Also, after the item is installed the bolts must remain screwed. If, for any reason, for example, any readjustment in the item, a bolt is completely unscrewed, the anchor falls off and the support is lost. Since many items require multiple bolts, one has to undo the remaining bolts as well and repeat the inconvenient procedure described above.

The anchor must pass through a hole whose diameter must be smaller than the length of the opened anchor. Otherwise it will not be locked against the back-surface of the drywall. If the condition of the drywall/ceiling is compromised by damage or prior handling, it may not be possible to have a small enough hole for this purpose.

6. External Wood/Metal Bar Fastened to Existing Studs

Sometimes an item has dimensions larger than 16″. Often the fastening points of these items do not fall on existing studs. In such cases, one can locate the precise positions of an existing stud or studs that fall within the frame of the base of the item. Then one can place a long wooden or metal bar on the drywall surface and fasten it to the existing stud or studs. Such an external bar provides strong support along its entire length. The item can be durably fastened at the desired fastening points on the external bar.

A large item fastened in the above manner can conceal the bar. However, due to its thickness the external bar forces the item to have a significant and undesirable gap from the wall. Also, a small item fastened at some point or points along the length of the external bar leaves significant portion of the bar exposed which is highly undesirable. Of course, the problems described above with precise finding of the existing studs add to the disadvantages.

Patent Search

Search for drywall anchors has yielded several other devices besides the two mentioned above. These are U.S. Pat. No. 6,920,988 to Ratliff on Jul. 26, 2005, U.S. Pat. No. 6,669,034 to Diedrichsen on Dec. 30, 2003, U.S. Pat. No. 6,406,233 to Shaner on Jun. 18, 2002, U.S. Pat. No. 6,357,608 to Timm on Mar. 19, 2002, U.S. Pat. No. 6,082,560 to Timm on Jul. 4, 2002, U.S. Pat. No. 5,794,903 to Peterson II on Aug. 18, 1998, U.S. Pat. No. 5,123,129 to Lyons on Jun. 23, 1992 and U.S. Pat. No. 4,953,261 to Lyons on Sep. 4, 1990. However all of these involve external anchors for items like towel bar, closet shelves, free-standing furniture etc. The Retro-Stud acts as a concealed internal anchor for a wide variety of items that are supported directly on the wall or from the ceiling. Therefore, a discussion of these patents is not relevant to this invention.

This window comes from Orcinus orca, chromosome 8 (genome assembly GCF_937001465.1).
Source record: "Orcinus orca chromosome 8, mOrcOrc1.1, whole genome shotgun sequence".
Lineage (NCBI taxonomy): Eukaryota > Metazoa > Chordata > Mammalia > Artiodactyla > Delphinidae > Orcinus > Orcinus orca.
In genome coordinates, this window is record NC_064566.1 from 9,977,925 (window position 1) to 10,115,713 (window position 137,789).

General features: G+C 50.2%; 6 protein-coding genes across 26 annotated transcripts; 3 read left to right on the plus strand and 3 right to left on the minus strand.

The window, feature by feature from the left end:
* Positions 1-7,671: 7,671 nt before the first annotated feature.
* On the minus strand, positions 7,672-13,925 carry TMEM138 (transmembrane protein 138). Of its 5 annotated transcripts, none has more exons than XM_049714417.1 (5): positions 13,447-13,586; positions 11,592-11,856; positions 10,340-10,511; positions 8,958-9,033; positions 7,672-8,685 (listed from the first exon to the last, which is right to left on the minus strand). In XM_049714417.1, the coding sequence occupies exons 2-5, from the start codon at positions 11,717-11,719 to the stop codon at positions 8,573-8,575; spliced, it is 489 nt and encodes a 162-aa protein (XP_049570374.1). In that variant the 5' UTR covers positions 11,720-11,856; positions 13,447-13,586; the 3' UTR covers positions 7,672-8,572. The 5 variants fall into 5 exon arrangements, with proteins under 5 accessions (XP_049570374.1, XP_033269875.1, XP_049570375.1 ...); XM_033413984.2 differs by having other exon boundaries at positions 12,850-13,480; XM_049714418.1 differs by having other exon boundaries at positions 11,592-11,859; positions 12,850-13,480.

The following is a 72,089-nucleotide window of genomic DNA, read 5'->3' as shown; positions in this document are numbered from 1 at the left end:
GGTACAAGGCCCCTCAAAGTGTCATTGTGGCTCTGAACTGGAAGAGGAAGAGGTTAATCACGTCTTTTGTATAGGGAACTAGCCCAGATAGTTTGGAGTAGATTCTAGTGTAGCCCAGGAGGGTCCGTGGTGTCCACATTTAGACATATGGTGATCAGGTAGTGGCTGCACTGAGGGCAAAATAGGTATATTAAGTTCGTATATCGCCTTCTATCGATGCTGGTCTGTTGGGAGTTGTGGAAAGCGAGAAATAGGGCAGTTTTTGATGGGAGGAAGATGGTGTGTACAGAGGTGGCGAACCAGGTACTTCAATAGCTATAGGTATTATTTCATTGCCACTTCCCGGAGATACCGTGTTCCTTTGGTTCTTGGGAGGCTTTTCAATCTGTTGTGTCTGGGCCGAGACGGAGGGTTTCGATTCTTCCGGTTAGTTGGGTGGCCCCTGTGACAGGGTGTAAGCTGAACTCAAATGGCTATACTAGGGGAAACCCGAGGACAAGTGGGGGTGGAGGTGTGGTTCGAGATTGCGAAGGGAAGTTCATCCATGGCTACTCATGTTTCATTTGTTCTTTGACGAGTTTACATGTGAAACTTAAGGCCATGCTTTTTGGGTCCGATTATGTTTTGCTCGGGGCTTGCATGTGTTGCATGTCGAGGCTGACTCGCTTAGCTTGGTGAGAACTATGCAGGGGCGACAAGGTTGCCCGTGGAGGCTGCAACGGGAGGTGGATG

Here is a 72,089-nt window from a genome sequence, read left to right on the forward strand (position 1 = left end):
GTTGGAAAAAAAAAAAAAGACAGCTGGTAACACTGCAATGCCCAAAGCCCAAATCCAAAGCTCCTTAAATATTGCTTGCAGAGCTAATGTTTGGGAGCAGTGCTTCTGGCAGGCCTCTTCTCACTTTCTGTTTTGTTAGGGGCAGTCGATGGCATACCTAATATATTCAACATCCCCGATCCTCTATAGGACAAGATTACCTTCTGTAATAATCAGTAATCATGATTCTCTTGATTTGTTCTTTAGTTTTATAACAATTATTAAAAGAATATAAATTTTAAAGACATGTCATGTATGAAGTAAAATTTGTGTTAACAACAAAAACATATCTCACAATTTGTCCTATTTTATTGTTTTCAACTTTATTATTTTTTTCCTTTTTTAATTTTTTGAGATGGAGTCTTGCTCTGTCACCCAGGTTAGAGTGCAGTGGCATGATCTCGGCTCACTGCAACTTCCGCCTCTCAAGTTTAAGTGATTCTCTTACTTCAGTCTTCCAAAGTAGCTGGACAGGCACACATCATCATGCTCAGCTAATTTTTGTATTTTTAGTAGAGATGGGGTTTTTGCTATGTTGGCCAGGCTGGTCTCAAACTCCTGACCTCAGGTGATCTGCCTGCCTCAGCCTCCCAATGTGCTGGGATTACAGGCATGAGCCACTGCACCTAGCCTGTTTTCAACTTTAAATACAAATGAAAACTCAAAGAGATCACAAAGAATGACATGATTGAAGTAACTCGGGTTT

BACKGROUND OF THE INVENTION—OBJECTS AND ADVANTAGES

The object of Retro-Stud is to provide a strong and durable support for any item on the drywall. It is free from the above-mentioned disadvantages that are associated with the other devices for the same purpose. It is a bar designed to be attached to the back-surface of a drywall. Both the material of the bar and its size are factors that contribute to the strength of fastening to the drywall. Any item attached to a properly installed Retro-Stud is much more stable than it would have been if it were attached to the drywall alone.

It eliminates the need for having an existing stud for fastening an item. There is no need to look for the stud with a stud sensor. There is no risk of drilling a hole unnecessarily on the drywall because the sensor has spuriously indicated a stud.

The bar of the Retro-Stud is equipped with accessories so that it can be easily placed behind the drywall through a small opening. The user of the Retro-Stud does not need to struggle to bend strong metal strips as with the Wej-It Acorn Nut Sleeve Anchor.

The accessories allow the bar to be manipulated and oriented as desired behind the wall/ceiling. Thus the Retro-Stud is a “custom” stud on the wall/ceiling. As such, it can be used for attaching the item anywhere on the drywall in any orientation. Thus the “Retro-Stud” easily meets the demands of aesthetics or décor of the room or functionality of the item without compromising the strength of the support.

The area of cross-section of the opening needed for placing the Retro-Stud is very small. Also the entire bar is placed behind the drywall. Therefore Retro-Stud is completely concealed even with very small items. The gap between the item and the wall can be extremely small, if desired.

The Retro-Stud can be completely attached to the back-surface of the wall without first being coupled to the item. Thus there is no need for a bulky item to dangle from the bolts etc. as the user installs the Retro-Stud.

If one needs to fasten an item on the drywall that is damaged and therefore has a large pre-existing hole, a Retro-Stud can be useful. The diameter formed by the fully extended prongs of Wej-It Acorn Nut Sleeve Anchor and the length of the fully-expanded wing of the toggle bolt are less than inch. Therefore, these two devices are useless on a drywall with any damage.

Retro-Studs, on the other hand, are fairly long and can very easily be made to any desired length. Consequently, regardless of how large the damaged area of the drywall is, one can always find a sufficiently long Retro-Stud that can be properly installed using the intact part of the wall. Thus one can securely fasten a large item on the wall to cover the damaged wall. The only requirement that must be fulfilled is that the area of the base of the item must be larger than the area of the damage on the wall.